The central bank for the United States—the Federal Reserve (the Fed)—is tasked with maintaining a certain level of stability within the country's financial system. Specific tools are afforded the Fed that allow for changes to broad monetary policies intended to implement the government's planned fiscal policy. These include the management and oversight of the production and distribution of the nation's currency, the sharing of information and statistics with the public, and the promotion of economic and employment growth through the implementation of changes to the discount rate.
The most influential economics tool the central bank has under its control is the ability to increase or decrease the discount rate. Shifts in this crucial interest rate have a drastic effect on the building blocks of macroeconomics, such as consumer spending and borrowing.
- The Fed sets target interest rates at which banks lend to each other overnight in order to maintain reserve requirements—this is known as the fed funds rate.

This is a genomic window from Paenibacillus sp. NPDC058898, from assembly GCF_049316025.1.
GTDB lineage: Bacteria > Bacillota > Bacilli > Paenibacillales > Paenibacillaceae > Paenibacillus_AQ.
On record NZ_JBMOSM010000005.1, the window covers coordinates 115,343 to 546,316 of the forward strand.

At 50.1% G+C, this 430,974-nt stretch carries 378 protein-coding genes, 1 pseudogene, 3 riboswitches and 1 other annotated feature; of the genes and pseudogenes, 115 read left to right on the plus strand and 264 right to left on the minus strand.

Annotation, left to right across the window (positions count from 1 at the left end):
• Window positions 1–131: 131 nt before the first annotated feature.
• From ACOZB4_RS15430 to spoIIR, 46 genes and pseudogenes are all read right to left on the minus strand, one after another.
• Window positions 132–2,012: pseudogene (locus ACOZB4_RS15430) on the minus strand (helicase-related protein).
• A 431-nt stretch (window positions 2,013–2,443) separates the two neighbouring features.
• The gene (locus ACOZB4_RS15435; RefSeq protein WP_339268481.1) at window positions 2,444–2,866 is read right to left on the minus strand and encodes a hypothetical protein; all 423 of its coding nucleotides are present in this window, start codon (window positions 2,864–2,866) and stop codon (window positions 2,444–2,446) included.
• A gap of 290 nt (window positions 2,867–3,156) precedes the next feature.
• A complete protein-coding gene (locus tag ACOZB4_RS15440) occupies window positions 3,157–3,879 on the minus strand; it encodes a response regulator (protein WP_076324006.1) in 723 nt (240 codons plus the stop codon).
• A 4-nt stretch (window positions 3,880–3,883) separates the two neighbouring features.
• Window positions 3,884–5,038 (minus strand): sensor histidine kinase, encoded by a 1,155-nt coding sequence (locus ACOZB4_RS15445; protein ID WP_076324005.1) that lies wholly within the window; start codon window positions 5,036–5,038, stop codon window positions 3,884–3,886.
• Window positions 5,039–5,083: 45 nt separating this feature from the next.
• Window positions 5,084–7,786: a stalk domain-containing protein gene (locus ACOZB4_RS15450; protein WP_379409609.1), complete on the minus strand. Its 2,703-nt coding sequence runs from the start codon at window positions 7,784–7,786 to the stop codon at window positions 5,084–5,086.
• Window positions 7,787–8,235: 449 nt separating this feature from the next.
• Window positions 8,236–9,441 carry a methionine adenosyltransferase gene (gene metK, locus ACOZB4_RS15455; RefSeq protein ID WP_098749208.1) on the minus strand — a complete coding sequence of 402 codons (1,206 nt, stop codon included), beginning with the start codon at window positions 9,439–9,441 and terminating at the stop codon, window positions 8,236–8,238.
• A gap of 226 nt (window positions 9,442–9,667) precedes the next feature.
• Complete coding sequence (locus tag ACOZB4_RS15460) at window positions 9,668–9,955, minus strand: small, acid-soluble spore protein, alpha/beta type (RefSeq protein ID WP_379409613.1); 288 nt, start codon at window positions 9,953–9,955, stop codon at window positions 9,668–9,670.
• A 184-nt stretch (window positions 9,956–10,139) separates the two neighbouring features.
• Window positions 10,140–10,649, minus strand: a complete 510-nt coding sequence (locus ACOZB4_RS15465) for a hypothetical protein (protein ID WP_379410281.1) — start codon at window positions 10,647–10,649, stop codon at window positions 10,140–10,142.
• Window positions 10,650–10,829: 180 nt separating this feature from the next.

- The Fed also sets the discount rate, the interest rate at which banks can borrow directly from the central bank.
- If the Fed raises interest rates, it increases the cost of borrowing, making both credit and investment more expensive. This can be done to slow an overheated economy.
- If the Fed lowers rates, it makes borrowing cheaper, which encourages spending on credit and investment. This can be done to help stimulate a stagnant economy.
Overnight Lending and Bank Reserves
Banks are required by the Fed to have a minimum amount of reserves on hand, which is currently set at 0% in response to the COVID-19 pandemic. Previously, the rate was set at 10%. This meant that a bank with $1 million on deposit had to maintain at least $100,000 on reserve and was free to lend out the remaining $900,000 to borrowers or other banks. Each day, bank reserves are depleted or augmented as customers carry out day-to-day banking and make payments, withdrawals, and deposits.
At the end of the business day, if more withdrawals had been made than deposits, the bank may have found itself with too little reserves, say just $50,000 left, and would have been below regulatory requirements. It would then have had to borrow the other $50,000 overnight as a short-term loan.